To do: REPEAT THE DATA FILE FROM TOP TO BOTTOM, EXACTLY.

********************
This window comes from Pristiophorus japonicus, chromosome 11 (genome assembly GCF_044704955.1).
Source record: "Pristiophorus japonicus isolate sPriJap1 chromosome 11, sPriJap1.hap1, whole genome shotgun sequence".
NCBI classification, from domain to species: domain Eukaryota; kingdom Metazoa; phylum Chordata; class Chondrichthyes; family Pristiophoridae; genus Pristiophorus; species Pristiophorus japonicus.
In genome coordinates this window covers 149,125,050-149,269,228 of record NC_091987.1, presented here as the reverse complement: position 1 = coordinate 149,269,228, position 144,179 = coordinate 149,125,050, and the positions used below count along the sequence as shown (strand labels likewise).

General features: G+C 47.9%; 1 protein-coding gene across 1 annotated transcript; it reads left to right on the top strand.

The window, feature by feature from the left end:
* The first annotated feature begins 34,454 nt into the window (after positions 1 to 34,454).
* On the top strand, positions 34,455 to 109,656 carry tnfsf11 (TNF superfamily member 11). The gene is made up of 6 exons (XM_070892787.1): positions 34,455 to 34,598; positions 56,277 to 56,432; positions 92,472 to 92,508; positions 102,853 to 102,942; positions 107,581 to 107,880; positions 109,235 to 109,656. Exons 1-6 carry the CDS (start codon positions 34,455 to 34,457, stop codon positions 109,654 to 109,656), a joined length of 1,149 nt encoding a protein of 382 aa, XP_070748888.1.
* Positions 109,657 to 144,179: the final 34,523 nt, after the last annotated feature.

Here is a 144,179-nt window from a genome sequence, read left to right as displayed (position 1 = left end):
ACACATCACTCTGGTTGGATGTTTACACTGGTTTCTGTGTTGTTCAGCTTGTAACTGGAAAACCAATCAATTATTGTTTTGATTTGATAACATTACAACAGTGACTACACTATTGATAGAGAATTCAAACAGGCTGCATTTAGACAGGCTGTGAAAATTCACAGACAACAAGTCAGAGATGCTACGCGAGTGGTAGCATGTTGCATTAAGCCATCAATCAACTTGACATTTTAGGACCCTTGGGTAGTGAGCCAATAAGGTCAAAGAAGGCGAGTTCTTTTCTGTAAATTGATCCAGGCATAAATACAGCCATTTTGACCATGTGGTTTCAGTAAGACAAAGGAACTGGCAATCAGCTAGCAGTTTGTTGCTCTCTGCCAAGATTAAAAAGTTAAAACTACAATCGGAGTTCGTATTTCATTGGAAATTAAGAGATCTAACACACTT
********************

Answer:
This window comes from Pristiophorus japonicus, chromosome 11 (genome assembly GCF_044704955.1).
Source record: "Pristiophorus japonicus isolate sPriJap1 chromosome 11, sPriJap1.hap1, whole genome shotgun sequence".
NCBI classification, from domain to species: domain Eukaryota; kingdom Metazoa; phylum Chordata; class Chondrichthyes; family Pristiophoridae; genus Pristiophorus; species Pristiophorus japonicus.
In genome coordinates this window covers 149,125,050-149,269,228 of record NC_091987.1, presented here as the reverse complement: position 1 = coordinate 149,269,228, position 144,179 = coordinate 149,125,050, and the positions used below count along the sequence as shown (strand labels likewise).

General features: G+C 47.9%; 1 protein-coding gene across 1 annotated transcript; it reads left to right on the top strand.

The window, feature by feature from the left end:
* The first annotated feature begins 34,454 nt into the window (after positions 1 to 34,454).
* On the top strand, positions 34,455 to 109,656 carry tnfsf11 (TNF superfamily member 11). The gene is made up of 6 exons (XM_070892787.1): positions 34,455 to 34,598; positions 56,277 to 56,432; positions 92,472 to 92,508; positions 102,853 to 102,942; positions 107,581 to 107,880; positions 109,235 to 109,656. Exons 1-6 carry the CDS (start codon positions 34,455 to 34,457, stop codon positions 109,654 to 109,656), a joined length of 1,149 nt encoding a protein of 382 aa, XP_070748888.1.
* Positions 109,657 to 144,179: the final 34,523 nt, after the last annotated feature.

Here is a 144,179-nt window from a genome sequence, read left to right as displayed (position 1 = left end):
ACACATCACTCTGGTTGGATGTTTACACTGGTTTCTGTGTTGTTCAGCTTGTAACTGGAAAACCAATCAATTATTGTTTTGATTTGATAACATTACAACAGTGACTACACTATTGATAGAGAATTCAAACAGGCTGCATTTAGACAGGCTGTGAAAATTCACAGACAACAAGTCAGAGATGCTACGCGAGTGGTAGCATGTTGCATTAAGCCATCAATCAACTTGACATTTTAGGACCCTTGGGTAGTGAGCCAATAAGGTCAAAGAAGGCGAGTTCTTTTCTGTAAATTGATCCAGGCATAAATACAGCCATTTTGACCATGTGGTTTCAGTAAGACAAAGGAACTGGCAATCAGCTAGCAGTTTGTTGCTCTCTGCCAAGATTAAAAAGTTAAAACTACAATCGGAGTTCGTATTTCATTGGAAATTAAGAGATCTAACACACTT